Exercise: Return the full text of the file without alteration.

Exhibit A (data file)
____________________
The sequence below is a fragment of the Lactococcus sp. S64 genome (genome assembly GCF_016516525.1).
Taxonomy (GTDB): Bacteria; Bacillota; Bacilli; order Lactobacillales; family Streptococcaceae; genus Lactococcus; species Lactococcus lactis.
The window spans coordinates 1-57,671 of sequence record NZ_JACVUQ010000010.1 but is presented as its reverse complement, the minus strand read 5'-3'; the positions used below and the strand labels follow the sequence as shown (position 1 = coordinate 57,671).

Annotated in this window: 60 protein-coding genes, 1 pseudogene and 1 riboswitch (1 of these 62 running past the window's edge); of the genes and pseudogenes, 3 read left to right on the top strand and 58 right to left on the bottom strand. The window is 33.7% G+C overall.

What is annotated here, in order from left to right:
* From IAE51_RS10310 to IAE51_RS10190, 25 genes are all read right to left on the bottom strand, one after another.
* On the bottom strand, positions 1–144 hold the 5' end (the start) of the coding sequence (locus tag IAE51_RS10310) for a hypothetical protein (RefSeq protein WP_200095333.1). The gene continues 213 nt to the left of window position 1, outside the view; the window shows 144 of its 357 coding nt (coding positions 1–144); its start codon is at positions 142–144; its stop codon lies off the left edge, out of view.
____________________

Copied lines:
The sequence below is a fragment of the Lactococcus sp. S64 genome (genome assembly GCF_016516525.1).
Taxonomy (GTDB): Bacteria; Bacillota; Bacilli; order Lactobacillales; family Streptococcaceae; genus Lactococcus; species Lactococcus lactis.
The window spans coordinates 1-57,671 of sequence record NZ_JACVUQ010000010.1 but is presented as its reverse complement, the minus strand read 5'-3'; the positions used below and the strand labels follow the sequence as shown (position 1 = coordinate 57,671).

Annotated in this window: 60 protein-coding genes, 1 pseudogene and 1 riboswitch (1 of these 62 running past the window's edge); of the genes and pseudogenes, 3 read left to right on the top strand and 58 right to left on the bottom strand. The window is 33.7% G+C overall.

What is annotated here, in order from left to right:
* From IAE51_RS10310 to IAE51_RS10190, 25 genes are all read right to left on the bottom strand, one after another.
* On the bottom strand, positions 1–144 hold the 5' end (the start) of the coding sequence (locus tag IAE51_RS10310) for a hypothetical protein (RefSeq protein WP_200095333.1). The gene continues 213 nt to the left of window position 1, outside the view; the window shows 144 of its 357 coding nt (coding positions 1–144); its start codon is at positions 142–144; its stop codon lies off the left edge, out of view.